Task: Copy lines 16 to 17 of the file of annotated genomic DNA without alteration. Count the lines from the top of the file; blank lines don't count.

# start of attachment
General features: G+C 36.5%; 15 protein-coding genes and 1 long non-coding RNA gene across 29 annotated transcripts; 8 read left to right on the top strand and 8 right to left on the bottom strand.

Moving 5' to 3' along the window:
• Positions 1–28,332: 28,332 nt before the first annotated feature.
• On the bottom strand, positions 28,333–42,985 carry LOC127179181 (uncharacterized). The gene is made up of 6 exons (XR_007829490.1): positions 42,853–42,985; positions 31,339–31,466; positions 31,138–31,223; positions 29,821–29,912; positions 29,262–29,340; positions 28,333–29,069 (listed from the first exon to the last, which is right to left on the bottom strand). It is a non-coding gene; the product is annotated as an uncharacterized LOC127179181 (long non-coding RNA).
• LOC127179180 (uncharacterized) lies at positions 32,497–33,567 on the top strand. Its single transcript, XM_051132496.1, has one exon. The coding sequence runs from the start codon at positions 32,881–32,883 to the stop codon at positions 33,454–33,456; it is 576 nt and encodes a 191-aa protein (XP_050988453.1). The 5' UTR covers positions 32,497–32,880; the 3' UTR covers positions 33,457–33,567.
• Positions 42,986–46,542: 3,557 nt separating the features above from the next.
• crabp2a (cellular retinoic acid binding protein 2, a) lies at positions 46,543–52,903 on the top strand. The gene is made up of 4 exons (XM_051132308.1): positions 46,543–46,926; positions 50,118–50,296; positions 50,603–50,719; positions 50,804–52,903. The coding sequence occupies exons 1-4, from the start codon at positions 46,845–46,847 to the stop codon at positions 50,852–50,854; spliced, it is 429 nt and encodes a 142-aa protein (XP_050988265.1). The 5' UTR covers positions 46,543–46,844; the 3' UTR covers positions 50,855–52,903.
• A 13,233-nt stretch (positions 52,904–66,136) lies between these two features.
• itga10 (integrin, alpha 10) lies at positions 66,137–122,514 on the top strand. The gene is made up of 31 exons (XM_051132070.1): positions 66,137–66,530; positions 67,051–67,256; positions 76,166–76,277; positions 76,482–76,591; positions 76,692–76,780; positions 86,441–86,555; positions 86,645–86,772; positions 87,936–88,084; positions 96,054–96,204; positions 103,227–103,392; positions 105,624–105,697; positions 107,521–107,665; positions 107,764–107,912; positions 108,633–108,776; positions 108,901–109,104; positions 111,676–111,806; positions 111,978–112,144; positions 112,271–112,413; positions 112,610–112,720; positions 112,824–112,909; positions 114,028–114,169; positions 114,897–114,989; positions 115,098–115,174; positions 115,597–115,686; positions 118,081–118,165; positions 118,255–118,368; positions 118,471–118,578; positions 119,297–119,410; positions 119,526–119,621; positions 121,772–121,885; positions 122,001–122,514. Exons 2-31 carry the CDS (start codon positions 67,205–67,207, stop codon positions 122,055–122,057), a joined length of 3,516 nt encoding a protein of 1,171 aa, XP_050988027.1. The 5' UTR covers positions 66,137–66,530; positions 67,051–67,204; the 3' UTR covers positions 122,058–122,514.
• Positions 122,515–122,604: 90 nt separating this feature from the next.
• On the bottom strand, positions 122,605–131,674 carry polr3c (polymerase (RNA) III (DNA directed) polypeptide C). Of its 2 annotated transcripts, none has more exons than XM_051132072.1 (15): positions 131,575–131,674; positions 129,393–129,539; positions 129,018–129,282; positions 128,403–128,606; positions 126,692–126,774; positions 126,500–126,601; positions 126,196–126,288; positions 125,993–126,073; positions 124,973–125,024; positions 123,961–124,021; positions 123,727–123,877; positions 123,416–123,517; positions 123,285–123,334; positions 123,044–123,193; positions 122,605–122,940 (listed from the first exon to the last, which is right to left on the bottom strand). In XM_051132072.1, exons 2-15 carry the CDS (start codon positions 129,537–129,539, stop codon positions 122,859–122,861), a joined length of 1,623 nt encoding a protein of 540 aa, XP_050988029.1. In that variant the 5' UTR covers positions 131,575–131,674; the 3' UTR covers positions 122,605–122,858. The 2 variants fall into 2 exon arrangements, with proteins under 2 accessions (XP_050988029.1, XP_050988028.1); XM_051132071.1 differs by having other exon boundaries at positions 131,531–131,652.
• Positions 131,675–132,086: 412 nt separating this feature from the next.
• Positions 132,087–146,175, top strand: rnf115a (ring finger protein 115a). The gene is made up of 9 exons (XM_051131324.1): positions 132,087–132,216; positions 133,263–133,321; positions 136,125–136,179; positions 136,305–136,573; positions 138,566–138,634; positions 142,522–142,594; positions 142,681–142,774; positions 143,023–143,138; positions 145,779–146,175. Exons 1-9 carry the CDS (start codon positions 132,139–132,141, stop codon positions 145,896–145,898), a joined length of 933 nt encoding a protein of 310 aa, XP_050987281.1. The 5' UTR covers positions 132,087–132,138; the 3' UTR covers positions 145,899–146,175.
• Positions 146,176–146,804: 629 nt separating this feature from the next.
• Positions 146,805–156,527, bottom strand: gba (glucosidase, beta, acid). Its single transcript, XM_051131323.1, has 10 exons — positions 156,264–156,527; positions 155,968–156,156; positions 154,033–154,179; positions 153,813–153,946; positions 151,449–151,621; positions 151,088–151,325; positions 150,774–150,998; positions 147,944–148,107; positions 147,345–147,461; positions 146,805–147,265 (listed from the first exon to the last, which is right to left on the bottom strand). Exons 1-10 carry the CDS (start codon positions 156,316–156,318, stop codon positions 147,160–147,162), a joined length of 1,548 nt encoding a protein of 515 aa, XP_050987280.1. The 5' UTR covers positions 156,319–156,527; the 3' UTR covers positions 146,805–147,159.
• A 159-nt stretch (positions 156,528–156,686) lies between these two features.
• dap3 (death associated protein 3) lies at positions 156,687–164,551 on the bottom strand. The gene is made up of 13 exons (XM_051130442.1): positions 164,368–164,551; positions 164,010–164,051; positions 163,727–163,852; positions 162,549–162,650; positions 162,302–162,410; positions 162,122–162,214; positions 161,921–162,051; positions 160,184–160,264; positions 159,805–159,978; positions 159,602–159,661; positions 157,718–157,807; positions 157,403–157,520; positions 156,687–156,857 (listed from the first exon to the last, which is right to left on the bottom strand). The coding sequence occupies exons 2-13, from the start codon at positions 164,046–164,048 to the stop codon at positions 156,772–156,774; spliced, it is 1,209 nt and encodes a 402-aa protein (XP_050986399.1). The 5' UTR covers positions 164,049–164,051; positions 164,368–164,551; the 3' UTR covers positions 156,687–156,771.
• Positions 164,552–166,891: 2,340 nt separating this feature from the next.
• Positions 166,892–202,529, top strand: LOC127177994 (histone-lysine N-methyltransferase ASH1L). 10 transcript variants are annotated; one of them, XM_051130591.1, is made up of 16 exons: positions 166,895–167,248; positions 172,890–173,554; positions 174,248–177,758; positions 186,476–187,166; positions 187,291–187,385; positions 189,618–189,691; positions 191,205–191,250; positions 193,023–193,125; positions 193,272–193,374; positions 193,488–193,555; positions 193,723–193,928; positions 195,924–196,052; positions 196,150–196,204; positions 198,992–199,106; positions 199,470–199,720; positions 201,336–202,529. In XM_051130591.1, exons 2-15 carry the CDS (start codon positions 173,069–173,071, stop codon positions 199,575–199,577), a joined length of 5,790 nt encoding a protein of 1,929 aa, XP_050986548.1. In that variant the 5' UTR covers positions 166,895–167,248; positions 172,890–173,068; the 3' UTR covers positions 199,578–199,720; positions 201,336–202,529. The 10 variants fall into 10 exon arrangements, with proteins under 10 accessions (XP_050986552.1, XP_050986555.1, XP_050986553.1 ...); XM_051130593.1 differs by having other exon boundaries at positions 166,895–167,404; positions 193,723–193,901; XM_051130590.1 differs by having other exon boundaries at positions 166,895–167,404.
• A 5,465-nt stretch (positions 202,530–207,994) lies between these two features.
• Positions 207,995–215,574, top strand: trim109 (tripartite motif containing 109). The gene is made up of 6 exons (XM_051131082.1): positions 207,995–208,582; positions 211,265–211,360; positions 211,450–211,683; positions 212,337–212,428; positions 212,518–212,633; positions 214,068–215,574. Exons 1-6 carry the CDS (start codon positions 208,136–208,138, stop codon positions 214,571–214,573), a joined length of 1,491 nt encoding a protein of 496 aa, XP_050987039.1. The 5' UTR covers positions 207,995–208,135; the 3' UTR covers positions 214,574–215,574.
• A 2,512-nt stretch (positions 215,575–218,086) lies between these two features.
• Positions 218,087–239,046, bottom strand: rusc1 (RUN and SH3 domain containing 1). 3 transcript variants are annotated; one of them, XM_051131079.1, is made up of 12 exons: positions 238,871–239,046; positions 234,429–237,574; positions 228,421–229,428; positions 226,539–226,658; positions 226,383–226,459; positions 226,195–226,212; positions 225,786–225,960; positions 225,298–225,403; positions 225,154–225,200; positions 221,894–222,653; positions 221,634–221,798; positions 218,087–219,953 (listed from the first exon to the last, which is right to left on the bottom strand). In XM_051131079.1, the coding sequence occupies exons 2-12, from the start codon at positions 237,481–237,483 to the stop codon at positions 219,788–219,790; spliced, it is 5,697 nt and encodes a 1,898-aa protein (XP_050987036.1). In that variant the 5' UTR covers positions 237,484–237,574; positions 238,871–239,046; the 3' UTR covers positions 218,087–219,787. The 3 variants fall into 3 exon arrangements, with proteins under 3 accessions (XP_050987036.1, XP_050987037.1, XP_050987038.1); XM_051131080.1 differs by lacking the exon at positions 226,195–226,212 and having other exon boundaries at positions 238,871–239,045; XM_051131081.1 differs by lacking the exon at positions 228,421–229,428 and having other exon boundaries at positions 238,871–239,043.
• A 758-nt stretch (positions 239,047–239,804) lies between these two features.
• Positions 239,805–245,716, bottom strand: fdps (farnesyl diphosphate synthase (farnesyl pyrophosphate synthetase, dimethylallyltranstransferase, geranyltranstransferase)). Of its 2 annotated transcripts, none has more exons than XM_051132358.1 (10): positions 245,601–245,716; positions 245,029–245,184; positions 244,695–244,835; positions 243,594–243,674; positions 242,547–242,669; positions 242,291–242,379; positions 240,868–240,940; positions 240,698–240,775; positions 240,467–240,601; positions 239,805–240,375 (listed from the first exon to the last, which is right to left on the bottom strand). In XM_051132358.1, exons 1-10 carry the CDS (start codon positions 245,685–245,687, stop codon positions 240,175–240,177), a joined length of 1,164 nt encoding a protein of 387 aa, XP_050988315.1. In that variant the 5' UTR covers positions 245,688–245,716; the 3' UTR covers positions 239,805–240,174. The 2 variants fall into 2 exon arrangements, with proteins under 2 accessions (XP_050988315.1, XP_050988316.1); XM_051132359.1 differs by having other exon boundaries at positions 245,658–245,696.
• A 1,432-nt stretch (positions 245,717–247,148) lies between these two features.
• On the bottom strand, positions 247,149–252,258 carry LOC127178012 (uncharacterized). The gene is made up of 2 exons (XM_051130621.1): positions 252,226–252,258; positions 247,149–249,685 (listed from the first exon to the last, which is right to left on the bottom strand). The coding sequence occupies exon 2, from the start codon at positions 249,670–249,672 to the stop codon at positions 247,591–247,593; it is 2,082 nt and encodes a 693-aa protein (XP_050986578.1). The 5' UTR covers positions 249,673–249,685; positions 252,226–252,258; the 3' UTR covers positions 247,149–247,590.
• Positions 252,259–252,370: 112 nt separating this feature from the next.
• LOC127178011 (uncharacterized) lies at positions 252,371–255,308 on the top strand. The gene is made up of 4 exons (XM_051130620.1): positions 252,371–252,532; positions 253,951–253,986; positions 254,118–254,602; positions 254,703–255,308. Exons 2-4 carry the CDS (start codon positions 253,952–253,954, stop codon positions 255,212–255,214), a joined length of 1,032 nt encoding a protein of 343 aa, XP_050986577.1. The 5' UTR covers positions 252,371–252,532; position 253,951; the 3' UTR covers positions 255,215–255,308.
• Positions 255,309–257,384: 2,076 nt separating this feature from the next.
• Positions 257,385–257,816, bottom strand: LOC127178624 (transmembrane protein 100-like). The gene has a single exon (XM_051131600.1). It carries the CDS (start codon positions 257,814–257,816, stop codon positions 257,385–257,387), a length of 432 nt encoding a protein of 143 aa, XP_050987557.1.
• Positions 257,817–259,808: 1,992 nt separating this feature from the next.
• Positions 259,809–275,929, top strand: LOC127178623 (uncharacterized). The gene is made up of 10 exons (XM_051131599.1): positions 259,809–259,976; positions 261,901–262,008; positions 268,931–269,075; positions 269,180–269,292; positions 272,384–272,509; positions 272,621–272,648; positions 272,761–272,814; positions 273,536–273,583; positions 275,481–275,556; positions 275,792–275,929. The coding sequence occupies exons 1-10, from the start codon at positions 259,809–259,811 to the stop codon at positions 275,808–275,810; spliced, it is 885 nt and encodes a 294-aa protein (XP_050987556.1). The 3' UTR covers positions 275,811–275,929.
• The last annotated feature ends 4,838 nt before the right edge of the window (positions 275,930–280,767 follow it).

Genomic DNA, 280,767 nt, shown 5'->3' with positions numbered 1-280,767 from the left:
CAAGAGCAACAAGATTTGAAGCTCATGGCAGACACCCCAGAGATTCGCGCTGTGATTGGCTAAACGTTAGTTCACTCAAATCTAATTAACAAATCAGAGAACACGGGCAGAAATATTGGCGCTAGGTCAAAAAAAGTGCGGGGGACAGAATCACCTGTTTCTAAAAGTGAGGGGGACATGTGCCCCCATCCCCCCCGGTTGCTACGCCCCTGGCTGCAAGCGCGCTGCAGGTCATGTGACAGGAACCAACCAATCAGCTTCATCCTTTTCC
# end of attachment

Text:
• A 159-nt stretch (positions 156,528–156,686) lies between these two features.
• dap3 (death associated protein 3) lies at positions 156,687–164,551 on the bottom strand. The gene is made up of 13 exons (XM_051130442.1): positions 164,368–164,551; positions 164,010–164,051; positions 163,727–163,852; positions 162,549–162,650; positions 162,302–162,410; positions 162,122–162,214; positions 161,921–162,051; positions 160,184–160,264; positions 159,805–159,978; positions 159,602–159,661; positions 157,718–157,807; positions 157,403–157,520; positions 156,687–156,857 (listed from the first exon to the last, which is right to left on the bottom strand). The coding sequence occupies exons 2-13, from the start codon at positions 164,046–164,048 to the stop codon at positions 156,772–156,774; spliced, it is 1,209 nt and encodes a 402-aa protein (XP_050986399.1). The 5' UTR covers positions 164,049–164,051; positions 164,368–164,551; the 3' UTR covers positions 156,687–156,771.